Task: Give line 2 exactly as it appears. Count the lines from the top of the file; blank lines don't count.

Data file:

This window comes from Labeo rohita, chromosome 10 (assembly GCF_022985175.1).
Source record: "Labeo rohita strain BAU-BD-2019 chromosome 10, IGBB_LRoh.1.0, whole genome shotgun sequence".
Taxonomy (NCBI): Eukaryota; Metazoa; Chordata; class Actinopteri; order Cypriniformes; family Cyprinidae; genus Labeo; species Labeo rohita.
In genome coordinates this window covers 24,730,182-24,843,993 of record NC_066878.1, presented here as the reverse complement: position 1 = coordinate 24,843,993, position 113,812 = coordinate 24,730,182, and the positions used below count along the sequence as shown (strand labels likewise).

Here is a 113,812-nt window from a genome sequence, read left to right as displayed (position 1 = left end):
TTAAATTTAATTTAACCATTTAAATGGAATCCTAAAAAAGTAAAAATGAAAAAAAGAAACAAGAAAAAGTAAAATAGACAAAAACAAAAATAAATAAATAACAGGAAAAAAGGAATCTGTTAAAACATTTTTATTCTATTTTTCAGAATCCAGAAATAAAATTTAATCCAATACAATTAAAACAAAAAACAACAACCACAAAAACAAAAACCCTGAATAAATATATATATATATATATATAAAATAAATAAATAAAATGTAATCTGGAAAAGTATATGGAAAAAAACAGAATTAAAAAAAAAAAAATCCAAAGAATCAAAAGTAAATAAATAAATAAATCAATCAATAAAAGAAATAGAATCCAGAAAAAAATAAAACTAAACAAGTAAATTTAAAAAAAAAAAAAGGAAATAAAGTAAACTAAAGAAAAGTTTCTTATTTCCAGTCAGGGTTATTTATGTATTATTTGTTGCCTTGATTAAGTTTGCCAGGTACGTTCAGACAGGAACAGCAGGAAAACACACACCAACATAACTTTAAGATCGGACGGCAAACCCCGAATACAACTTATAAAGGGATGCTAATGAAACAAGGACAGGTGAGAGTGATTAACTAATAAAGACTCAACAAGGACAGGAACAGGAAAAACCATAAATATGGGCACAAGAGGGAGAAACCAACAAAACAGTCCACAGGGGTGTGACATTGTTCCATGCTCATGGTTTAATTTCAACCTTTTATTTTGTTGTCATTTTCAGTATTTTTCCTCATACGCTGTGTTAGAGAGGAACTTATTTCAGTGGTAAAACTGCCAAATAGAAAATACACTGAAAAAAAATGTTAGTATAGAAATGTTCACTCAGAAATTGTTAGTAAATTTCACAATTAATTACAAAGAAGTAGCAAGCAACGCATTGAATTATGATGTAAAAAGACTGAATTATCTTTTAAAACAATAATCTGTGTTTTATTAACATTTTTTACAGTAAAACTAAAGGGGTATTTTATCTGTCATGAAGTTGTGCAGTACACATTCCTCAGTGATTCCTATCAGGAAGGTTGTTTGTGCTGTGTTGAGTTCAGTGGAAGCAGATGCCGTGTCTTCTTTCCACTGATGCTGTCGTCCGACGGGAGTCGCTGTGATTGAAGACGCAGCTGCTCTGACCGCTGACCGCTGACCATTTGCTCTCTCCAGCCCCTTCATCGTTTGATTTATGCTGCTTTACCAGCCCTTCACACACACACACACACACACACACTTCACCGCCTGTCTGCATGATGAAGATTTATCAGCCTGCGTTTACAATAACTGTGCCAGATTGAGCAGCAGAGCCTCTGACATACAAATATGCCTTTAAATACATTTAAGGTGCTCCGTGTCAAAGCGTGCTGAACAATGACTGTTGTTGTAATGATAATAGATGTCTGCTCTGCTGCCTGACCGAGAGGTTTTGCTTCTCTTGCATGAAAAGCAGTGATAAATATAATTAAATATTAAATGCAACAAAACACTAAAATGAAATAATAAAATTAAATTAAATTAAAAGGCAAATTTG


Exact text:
Source record: "Labeo rohita strain BAU-BD-2019 chromosome 10, IGBB_LRoh.1.0, whole genome shotgun sequence".